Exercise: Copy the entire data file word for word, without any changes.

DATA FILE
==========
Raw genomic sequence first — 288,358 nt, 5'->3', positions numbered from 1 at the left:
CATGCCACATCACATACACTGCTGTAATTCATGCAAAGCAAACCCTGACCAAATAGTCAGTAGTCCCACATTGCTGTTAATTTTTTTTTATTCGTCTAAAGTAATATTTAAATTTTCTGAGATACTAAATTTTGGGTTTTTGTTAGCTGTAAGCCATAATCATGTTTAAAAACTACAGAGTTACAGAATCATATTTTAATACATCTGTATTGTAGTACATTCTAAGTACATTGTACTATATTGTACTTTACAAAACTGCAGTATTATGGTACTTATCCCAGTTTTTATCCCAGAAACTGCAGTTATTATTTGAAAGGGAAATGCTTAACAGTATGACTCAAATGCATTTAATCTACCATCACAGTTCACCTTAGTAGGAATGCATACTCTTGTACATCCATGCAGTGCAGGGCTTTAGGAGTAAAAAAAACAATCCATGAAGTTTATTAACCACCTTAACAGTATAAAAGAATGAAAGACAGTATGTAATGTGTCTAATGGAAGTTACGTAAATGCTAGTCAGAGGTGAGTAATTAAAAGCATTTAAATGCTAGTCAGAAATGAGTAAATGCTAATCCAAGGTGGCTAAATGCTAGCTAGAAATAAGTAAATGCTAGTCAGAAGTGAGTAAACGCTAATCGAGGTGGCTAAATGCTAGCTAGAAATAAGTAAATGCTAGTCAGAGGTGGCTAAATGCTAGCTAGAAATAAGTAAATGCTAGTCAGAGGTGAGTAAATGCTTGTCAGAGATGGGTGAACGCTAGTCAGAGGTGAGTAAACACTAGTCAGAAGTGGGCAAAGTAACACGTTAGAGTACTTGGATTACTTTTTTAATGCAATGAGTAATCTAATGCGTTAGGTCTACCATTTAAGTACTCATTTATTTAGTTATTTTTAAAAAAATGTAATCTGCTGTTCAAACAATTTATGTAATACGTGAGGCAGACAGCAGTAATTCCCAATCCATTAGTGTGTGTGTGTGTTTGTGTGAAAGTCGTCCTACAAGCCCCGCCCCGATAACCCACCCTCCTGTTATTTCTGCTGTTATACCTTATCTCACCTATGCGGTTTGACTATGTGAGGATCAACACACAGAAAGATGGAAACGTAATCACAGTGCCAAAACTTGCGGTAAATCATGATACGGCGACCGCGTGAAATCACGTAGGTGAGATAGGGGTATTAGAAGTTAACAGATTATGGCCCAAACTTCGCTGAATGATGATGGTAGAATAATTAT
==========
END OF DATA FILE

Raw genomic sequence first — 288,358 nt, 5'->3', positions numbered from 1 at the left:
CATGCCACATCACATACACTGCTGTAATTCATGCAAAGCAAACCCTGACCAAATAGTCAGTAGTCCCACATTGCTGTTAATTTTTTTTTATTCGTCTAAAGTAATATTTAAATTTTCTGAGATACTAAATTTTGGGTTTTTGTTAGCTGTAAGCCATAATCATGTTTAAAAACTACAGAGTTACAGAATCATATTTTAATACATCTGTATTGTAGTACATTCTAAGTACATTGTACTATATTGTACTTTACAAAACTGCAGTATTATGGTACTTATCCCAGTTTTTATCCCAGAAACTGCAGTTATTATTTGAAAGGGAAATGCTTAACAGTATGACTCAAATGCATTTAATCTACCATCACAGTTCACCTTAGTAGGAATGCATACTCTTGTACATCCATGCAGTGCAGGGCTTTAGGAGTAAAAAAAACAATCCATGAAGTTTATTAACCACCTTAACAGTATAAAAGAATGAAAGACAGTATGTAATGTGTCTAATGGAAGTTACGTAAATGCTAGTCAGAGGTGAGTAATTAAAAGCATTTAAATGCTAGTCAGAAATGAGTAAATGCTAATCCAAGGTGGCTAAATGCTAGCTAGAAATAAGTAAATGCTAGTCAGAAGTGAGTAAACGCTAATCGAGGTGGCTAAATGCTAGCTAGAAATAAGTAAATGCTAGTCAGAGGTGGCTAAATGCTAGCTAGAAATAAGTAAATGCTAGTCAGAGGTGAGTAAATGCTTGTCAGAGATGGGTGAACGCTAGTCAGAGGTGAGTAAACACTAGTCAGAAGTGGGCAAAGTAACACGTTAGAGTACTTGGATTACTTTTTTAATGCAATGAGTAATCTAATGCGTTAGGTCTACCATTTAAGTACTCATTTATTTAGTTATTTTTAAAAAAATGTAATCTGCTGTTCAAACAATTTATGTAATACGTGAGGCAGACAGCAGTAATTCCCAATCCATTAGTGTGTGTGTGTGTTTGTGTGAAAGTCGTCCTACAAGCCCCGCCCCGATAACCCACCCTCCTGTTATTTCTGCTGTTATACCTTATCTCACCTATGCGGTTTGACTATGTGAGGATCAACACACAGAAAGATGGAAACGTAATCACAGTGCCAAAACTTGCGGTAAATCATGATACGGCGACCGCGTGAAATCACGTAGGTGAGATAGGGGTATTAGAAGTTAACAGATTATGGCCCAAACTTCGCTGAATGATGATGGTAGAATAATTAT